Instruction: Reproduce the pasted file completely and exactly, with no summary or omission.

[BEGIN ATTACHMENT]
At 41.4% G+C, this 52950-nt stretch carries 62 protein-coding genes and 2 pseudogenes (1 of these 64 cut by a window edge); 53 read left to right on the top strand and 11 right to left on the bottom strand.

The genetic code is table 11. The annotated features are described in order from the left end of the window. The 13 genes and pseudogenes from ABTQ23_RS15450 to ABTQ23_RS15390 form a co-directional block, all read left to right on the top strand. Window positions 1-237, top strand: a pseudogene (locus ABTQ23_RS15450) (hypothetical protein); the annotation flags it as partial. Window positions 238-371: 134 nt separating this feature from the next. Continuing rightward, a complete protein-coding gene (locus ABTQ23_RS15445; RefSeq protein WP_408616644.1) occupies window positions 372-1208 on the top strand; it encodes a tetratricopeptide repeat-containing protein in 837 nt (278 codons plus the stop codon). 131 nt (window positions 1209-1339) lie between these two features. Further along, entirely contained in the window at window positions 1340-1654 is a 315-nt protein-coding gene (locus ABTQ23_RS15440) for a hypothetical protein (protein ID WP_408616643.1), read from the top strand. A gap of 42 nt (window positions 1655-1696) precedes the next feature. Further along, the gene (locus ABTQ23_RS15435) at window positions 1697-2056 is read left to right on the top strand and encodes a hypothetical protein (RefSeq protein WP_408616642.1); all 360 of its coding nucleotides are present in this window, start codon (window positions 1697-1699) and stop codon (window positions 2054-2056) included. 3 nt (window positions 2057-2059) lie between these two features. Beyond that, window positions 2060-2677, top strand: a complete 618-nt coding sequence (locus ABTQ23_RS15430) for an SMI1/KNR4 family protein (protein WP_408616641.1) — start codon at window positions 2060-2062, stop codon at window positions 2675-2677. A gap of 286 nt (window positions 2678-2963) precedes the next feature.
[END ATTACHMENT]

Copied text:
At 41.4% G+C, this 52950-nt stretch carries 62 protein-coding genes and 2 pseudogenes (1 of these 64 cut by a window edge); 53 read left to right on the top strand and 11 right to left on the bottom strand.

The genetic code is table 11. The annotated features are described in order from the left end of the window. The 13 genes and pseudogenes from ABTQ23_RS15450 to ABTQ23_RS15390 form a co-directional block, all read left to right on the top strand. Window positions 1-237, top strand: a pseudogene (locus ABTQ23_RS15450) (hypothetical protein); the annotation flags it as partial. Window positions 238-371: 134 nt separating this feature from the next. Continuing rightward, a complete protein-coding gene (locus ABTQ23_RS15445; RefSeq protein WP_408616644.1) occupies window positions 372-1208 on the top strand; it encodes a tetratricopeptide repeat-containing protein in 837 nt (278 codons plus the stop codon). 131 nt (window positions 1209-1339) lie between these two features. Further along, entirely contained in the window at window positions 1340-1654 is a 315-nt protein-coding gene (locus ABTQ23_RS15440) for a hypothetical protein (protein ID WP_408616643.1), read from the top strand. A gap of 42 nt (window positions 1655-1696) precedes the next feature. Further along, the gene (locus ABTQ23_RS15435) at window positions 1697-2056 is read left to right on the top strand and encodes a hypothetical protein (RefSeq protein WP_408616642.1); all 360 of its coding nucleotides are present in this window, start codon (window positions 1697-1699) and stop codon (window positions 2054-2056) included. 3 nt (window positions 2057-2059) lie between these two features. Beyond that, window positions 2060-2677, top strand: a complete 618-nt coding sequence (locus ABTQ23_RS15430) for an SMI1/KNR4 family protein (protein WP_408616641.1) — start codon at window positions 2060-2062, stop codon at window positions 2675-2677. A gap of 286 nt (window positions 2678-2963) precedes the next feature.